The researchers originally proposed ICT in 2016 in the context of biomedical gerontology as a possible means of preventing and/or negating age-related phenotypic deviation for the purposes of healthspan extension, and in this new paper they refine the methodological underpinnings of the approach, take a closer look at potential complications and strategies for their deterrence, and analyze ICT in the context of regenerative medicine as an intervention for a broader range of conditions based on disease or dysfunction at the cellular and intercellular level, with potential utilities absent from traditional cell therapies and tissue/organ engineering, the two main pillars of regenerative medicine. The intervention is still very much conceptual, and any potential utilities over other therapeutic modalities within regenerative medicine would need to be verified via preclinical studies, but their hope is to stimulate further research at this interface between geroscience and regenerative medicine.

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The paper is available here.

About the Biogerontology Research Foundation:

The Biogerontology Research Foundation is a UK non-profit research foundation and public policy center seeking to fill a gap within the research community, whereby the current scientific understanding of the ageing process is not yet being sufficiently exploited to produce effective medical interventions. The BGRF funds and conducts research which, building on the body of knowledge about how ageing happens, aims to develop biotechnological interventions to remediate the molecular and cellular deficits which accumulate with age and which underlie the ill-health of old age. Addressing ageing damage at this most fundamental level will provide an important opportunity to produce the effective, lasting treatments for the diseases and disabilities of ageing, required to improve quality of life in the elderly. The BGRF seeks to use the entire scope of modern biotechnology to attack the changes that take place in the course of ageing, and to address not just the symptoms of age-related diseases but also the mechanisms of those diseases.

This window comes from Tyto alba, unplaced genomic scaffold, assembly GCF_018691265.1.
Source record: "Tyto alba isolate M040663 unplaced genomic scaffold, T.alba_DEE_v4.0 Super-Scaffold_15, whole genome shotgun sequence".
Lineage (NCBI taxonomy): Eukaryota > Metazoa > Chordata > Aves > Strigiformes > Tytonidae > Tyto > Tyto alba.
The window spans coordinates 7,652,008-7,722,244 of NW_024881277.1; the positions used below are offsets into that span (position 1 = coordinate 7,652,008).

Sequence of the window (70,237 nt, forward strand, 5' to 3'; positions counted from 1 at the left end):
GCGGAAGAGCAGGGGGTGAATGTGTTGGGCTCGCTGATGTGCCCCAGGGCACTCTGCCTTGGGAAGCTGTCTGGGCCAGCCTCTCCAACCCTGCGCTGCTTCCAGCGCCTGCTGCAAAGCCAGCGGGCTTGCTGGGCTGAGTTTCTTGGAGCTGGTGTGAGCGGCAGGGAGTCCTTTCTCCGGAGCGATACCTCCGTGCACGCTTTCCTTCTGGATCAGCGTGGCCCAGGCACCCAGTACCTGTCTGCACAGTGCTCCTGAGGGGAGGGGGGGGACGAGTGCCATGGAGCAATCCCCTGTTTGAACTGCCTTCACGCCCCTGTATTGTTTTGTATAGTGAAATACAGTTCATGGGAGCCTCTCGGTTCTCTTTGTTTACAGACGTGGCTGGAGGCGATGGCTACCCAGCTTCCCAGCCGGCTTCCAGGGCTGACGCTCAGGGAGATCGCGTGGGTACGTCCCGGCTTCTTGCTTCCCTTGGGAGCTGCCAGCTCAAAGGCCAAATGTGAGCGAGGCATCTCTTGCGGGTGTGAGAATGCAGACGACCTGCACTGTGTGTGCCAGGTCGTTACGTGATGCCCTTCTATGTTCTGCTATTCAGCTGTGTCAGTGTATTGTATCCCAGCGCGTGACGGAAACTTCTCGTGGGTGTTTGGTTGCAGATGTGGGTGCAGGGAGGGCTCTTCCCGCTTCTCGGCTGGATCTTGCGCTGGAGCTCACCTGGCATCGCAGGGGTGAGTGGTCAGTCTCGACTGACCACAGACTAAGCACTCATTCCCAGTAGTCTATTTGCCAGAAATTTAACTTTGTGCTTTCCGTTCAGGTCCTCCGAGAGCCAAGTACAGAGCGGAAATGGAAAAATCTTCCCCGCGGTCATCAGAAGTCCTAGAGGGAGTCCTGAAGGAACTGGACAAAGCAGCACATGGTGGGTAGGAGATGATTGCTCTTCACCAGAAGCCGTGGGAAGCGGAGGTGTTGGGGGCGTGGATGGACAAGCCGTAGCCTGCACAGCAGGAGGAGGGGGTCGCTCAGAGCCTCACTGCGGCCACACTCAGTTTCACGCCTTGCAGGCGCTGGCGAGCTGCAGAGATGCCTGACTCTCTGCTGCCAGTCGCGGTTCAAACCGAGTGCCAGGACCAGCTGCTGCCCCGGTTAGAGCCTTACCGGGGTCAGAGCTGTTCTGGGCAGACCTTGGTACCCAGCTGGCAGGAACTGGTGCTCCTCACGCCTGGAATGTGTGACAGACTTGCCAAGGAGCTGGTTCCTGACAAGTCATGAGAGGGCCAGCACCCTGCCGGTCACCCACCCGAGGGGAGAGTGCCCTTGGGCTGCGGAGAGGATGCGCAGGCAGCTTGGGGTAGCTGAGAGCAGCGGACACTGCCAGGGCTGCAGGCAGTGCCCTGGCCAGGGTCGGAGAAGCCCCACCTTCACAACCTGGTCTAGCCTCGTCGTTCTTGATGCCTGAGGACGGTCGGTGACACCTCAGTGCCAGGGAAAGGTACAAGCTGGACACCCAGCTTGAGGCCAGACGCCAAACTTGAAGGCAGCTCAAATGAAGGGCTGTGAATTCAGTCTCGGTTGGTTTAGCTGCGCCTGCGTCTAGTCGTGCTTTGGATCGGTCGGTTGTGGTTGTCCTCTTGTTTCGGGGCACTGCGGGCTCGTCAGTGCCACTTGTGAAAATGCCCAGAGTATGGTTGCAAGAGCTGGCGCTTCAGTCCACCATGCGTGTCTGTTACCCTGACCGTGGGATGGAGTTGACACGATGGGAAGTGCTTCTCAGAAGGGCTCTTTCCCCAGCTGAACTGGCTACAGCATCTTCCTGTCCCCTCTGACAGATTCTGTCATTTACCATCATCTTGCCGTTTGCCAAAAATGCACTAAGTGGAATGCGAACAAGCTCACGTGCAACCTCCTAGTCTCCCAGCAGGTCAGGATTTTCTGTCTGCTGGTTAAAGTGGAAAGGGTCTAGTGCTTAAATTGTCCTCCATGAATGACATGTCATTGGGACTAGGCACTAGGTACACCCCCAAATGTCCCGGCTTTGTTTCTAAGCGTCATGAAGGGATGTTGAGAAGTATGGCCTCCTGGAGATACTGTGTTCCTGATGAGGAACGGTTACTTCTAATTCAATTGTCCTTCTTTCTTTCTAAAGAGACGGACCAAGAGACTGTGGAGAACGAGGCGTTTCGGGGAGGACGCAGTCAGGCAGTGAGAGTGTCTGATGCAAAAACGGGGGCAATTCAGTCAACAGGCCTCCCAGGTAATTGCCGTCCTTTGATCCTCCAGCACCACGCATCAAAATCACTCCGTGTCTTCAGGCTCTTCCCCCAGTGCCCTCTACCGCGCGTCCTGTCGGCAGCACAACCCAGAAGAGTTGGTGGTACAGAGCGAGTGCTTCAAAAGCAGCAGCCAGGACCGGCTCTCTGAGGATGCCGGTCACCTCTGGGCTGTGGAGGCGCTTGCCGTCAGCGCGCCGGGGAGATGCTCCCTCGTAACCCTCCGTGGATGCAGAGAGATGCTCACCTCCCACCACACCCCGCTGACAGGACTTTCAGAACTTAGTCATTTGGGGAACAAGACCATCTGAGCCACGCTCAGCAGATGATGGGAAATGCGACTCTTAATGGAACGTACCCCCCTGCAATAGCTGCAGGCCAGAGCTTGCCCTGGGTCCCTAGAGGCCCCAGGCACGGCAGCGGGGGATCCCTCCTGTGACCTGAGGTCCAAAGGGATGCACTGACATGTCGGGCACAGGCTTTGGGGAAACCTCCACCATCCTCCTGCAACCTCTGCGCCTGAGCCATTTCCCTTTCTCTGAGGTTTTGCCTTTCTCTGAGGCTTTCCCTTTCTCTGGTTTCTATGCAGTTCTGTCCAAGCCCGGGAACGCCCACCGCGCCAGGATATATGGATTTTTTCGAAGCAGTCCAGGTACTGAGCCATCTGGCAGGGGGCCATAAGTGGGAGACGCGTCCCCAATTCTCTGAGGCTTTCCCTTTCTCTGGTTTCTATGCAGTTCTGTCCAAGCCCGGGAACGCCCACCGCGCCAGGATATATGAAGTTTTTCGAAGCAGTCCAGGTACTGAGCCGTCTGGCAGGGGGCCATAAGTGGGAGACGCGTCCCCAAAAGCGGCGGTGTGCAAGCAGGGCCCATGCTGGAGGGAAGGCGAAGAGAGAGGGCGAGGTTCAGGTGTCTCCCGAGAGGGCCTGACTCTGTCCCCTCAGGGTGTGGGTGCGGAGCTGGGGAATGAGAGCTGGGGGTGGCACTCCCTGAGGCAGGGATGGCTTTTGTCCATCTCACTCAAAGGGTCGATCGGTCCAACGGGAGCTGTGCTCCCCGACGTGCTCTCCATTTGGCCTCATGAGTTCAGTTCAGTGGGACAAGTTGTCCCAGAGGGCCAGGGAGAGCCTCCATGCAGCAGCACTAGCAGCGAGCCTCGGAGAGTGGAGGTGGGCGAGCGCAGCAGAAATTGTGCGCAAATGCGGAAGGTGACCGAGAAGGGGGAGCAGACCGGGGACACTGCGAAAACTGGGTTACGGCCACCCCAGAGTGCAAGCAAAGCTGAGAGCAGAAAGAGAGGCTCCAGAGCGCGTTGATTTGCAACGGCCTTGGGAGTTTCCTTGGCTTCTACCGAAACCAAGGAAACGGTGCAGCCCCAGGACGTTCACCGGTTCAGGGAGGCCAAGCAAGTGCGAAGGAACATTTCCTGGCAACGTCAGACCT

LEAF Panel: How to Promote Longevity? ft. Drs. Aubrey de Grey, Alexandra Stolzing, Oliver Medvedik

LEAF Panel: How to Promote Longevity? ft. Drs. Aubrey de Grey, Alexandra Stolzing, Oliver Medvedik

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Keith Comito
Oliver Medvedik
Steve Hill
Elena Milova
Aubrey de Grey
Alexandra Stolzing
Alen Akhabaev


The U.S. Transhumanist Party is pleased to feature this extensive discussion, hosted by our allies at LEAF – the Life Extension Advocacy Foundation.

Description by LEAF: Dr. Alexandra Stolzing, Dr. Aubrey de Grey, Dr. Oliver Medvedik and a number of other guests discuss longevity, advocacy and rejuvenation biotechnology in an exclusive panel hosted by the Life Extension Advocacy Foundation (LEAF). This panel, moderated by LEAF president Keith Comito, talks about the latest progress in rejuvenation biotechnology and about how to engage, educate and excite the public regarding cutting-edge medicine.

Panel: Dr. Alexandra Stolzing, Dr. Aubrey de Grey, Dr. Oliver Medvedik , Elena Milova, Keith Comito, Steve Hill and Alen Akhabaev.